Rescuing shellfish from the rising acidity in Puget Sound will require a wide-ranging response:
Everything from curbing greenhouse gases and controlling water pollution to growing more seaweed and putting restaurant-discarded oyster shells into shallow bays.
Read more at EarthFix.
Today, Washington Governor Gregoire’s blue ribbon panel on ocean acidification released “the most comprehensive blueprint yet produced for policymakers seeking ways to preserve aquatic life under threat from ocean acidification.”
The panel identified actions that might offset the corrosive effects of Puget Sound water on shellfish that grow there:
Enlist key leaders and policymakers as ambassadors for reducing carbon dioxide emissions and protecting Washington’s marine waters from acidification.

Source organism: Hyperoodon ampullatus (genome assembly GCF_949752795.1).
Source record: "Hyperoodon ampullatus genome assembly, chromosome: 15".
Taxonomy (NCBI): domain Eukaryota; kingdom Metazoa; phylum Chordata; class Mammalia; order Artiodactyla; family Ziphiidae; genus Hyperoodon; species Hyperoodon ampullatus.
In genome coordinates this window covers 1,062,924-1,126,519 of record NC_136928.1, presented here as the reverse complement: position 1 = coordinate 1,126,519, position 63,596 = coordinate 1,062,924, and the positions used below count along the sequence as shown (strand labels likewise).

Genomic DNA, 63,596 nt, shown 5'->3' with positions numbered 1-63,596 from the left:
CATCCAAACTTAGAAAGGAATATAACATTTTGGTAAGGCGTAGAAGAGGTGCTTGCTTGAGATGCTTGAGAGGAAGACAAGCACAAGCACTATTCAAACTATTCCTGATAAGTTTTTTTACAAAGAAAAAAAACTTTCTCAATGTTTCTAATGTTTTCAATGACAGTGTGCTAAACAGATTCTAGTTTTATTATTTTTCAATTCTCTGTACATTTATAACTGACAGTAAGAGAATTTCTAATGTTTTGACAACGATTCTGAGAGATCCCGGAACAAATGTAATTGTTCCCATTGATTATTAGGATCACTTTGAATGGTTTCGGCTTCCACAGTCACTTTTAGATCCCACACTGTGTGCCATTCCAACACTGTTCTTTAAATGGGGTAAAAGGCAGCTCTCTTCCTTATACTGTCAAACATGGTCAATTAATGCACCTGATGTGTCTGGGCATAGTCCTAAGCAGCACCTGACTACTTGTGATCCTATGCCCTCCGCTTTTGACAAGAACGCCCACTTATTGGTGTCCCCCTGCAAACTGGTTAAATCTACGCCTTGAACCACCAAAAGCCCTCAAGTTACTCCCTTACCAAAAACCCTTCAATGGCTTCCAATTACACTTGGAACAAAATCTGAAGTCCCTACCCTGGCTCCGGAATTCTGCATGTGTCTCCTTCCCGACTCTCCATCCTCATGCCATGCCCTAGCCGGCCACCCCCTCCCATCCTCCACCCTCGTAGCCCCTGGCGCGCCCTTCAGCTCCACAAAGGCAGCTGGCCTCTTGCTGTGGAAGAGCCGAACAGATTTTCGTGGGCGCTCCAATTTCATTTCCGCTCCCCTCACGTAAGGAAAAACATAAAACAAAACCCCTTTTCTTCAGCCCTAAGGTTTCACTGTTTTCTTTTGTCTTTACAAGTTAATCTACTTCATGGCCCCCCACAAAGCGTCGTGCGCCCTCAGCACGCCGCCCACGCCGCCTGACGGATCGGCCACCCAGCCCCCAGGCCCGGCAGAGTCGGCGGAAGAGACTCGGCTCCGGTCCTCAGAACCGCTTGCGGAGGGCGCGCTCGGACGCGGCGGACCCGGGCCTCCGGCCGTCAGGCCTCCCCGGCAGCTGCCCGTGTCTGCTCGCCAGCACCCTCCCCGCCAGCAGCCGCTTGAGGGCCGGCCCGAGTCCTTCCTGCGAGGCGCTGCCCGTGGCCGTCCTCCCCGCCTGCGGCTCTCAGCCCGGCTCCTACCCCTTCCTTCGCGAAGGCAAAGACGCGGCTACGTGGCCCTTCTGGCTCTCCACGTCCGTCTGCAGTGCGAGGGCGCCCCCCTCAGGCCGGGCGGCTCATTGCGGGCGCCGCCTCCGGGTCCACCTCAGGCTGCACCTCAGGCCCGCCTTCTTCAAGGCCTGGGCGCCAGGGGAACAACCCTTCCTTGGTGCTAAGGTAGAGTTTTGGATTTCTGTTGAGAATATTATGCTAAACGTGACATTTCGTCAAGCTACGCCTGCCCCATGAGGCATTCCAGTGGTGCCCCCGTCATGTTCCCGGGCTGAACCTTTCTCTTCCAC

Limit water pollution, especially from sewage, which puts nutrients in marine waters. Nutrients sustain algae blooms that, in turn, acidify the water. Stringent controls should be pursued if warranted by additional scientific data.
Expand the growth of seaweed, eelgrass, and other aquatic vegetation that absorb carbon dioxide and help protect vulnerable young shellfish from acidification.
Deposit shell material into shallow bays — especially the shells from millions of oysters consumed at restaurants throughout Washington and currently dumped in landfills. This would make ocean water more alkaline, and therefore less acidic.
Develop more reliable methods for altering the chemistry of the seawater that’s pumped out on a commercial scale so it’s less corrosive when used in shellfish hatcheries and nurseries.
Breed shellfish that are more resistant to acidic waters.
See the full multimedia story at EarthFix.